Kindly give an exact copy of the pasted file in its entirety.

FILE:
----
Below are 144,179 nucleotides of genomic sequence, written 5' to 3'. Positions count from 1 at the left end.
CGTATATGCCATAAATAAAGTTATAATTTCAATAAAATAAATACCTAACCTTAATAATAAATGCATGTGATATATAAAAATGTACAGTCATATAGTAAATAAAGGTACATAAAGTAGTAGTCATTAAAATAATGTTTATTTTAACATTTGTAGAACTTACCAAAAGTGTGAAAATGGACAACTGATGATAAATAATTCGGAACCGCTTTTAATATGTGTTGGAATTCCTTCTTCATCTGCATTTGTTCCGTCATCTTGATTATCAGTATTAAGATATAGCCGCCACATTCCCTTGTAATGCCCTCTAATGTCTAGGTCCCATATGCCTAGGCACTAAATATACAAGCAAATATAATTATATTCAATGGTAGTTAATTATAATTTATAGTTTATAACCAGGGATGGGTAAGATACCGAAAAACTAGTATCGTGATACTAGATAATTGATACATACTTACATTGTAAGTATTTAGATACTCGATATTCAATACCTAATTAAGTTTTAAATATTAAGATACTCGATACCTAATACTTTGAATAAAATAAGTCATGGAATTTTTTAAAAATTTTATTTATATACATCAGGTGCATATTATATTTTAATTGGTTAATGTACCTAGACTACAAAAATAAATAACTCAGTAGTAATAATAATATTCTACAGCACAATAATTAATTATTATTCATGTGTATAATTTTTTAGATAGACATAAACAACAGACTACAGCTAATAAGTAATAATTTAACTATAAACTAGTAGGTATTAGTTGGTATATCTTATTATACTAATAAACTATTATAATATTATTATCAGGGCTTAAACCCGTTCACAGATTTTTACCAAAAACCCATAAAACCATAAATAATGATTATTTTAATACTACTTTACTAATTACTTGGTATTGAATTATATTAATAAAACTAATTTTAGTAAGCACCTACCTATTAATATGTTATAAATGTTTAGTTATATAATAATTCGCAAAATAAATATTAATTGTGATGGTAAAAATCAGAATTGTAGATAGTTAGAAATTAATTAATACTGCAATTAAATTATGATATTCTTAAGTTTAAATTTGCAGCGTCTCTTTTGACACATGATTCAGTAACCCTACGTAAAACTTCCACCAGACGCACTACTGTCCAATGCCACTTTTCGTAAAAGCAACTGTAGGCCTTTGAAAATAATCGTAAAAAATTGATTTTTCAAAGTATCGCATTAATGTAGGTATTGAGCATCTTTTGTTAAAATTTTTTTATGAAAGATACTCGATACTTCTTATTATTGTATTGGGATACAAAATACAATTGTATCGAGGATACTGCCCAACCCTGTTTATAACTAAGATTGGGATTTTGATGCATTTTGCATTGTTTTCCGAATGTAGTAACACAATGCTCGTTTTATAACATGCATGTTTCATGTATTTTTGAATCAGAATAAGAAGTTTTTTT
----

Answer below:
Below are 144,179 nucleotides of genomic sequence, written 5' to 3'. Positions count from 1 at the left end.
CGTATATGCCATAAATAAAGTTATAATTTCAATAAAATAAATACCTAACCTTAATAATAAATGCATGTGATATATAAAAATGTACAGTCATATAGTAAATAAAGGTACATAAAGTAGTAGTCATTAAAATAATGTTTATTTTAACATTTGTAGAACTTACCAAAAGTGTGAAAATGGACAACTGATGATAAATAATTCGGAACCGCTTTTAATATGTGTTGGAATTCCTTCTTCATCTGCATTTGTTCCGTCATCTTGATTATCAGTATTAAGATATAGCCGCCACATTCCCTTGTAATGCCCTCTAATGTCTAGGTCCCATATGCCTAGGCACTAAATATACAAGCAAATATAATTATATTCAATGGTAGTTAATTATAATTTATAGTTTATAACCAGGGATGGGTAAGATACCGAAAAACTAGTATCGTGATACTAGATAATTGATACATACTTACATTGTAAGTATTTAGATACTCGATATTCAATACCTAATTAAGTTTTAAATATTAAGATACTCGATACCTAATACTTTGAATAAAATAAGTCATGGAATTTTTTAAAAATTTTATTTATATACATCAGGTGCATATTATATTTTAATTGGTTAATGTACCTAGACTACAAAAATAAATAACTCAGTAGTAATAATAATATTCTACAGCACAATAATTAATTATTATTCATGTGTATAATTTTTTAGATAGACATAAACAACAGACTACAGCTAATAAGTAATAATTTAACTATAAACTAGTAGGTATTAGTTGGTATATCTTATTATACTAATAAACTATTATAATATTATTATCAGGGCTTAAACCCGTTCACAGATTTTTACCAAAAACCCATAAAACCATAAATAATGATTATTTTAATACTACTTTACTAATTACTTGGTATTGAATTATATTAATAAAACTAATTTTAGTAAGCACCTACCTATTAATATGTTATAAATGTTTAGTTATATAATAATTCGCAAAATAAATATTAATTGTGATGGTAAAAATCAGAATTGTAGATAGTTAGAAATTAATTAATACTGCAATTAAATTATGATATTCTTAAGTTTAAATTTGCAGCGTCTCTTTTGACACATGATTCAGTAACCCTACGTAAAACTTCCACCAGACGCACTACTGTCCAATGCCACTTTTCGTAAAAGCAACTGTAGGCCTTTGAAAATAATCGTAAAAAATTGATTTTTCAAAGTATCGCATTAATGTAGGTATTGAGCATCTTTTGTTAAAATTTTTTTATGAAAGATACTCGATACTTCTTATTATTGTATTGGGATACAAAATACAATTGTATCGAGGATACTGCCCAACCCTGTTTATAACTAAGATTGGGATTTTGATGCATTTTGCATTGTTTTCCGAATGTAGTAACACAATGCTCGTTTTATAACATGCATGTTTCATGTATTTTTGAATCAGAATAAGAAGTTTTTTT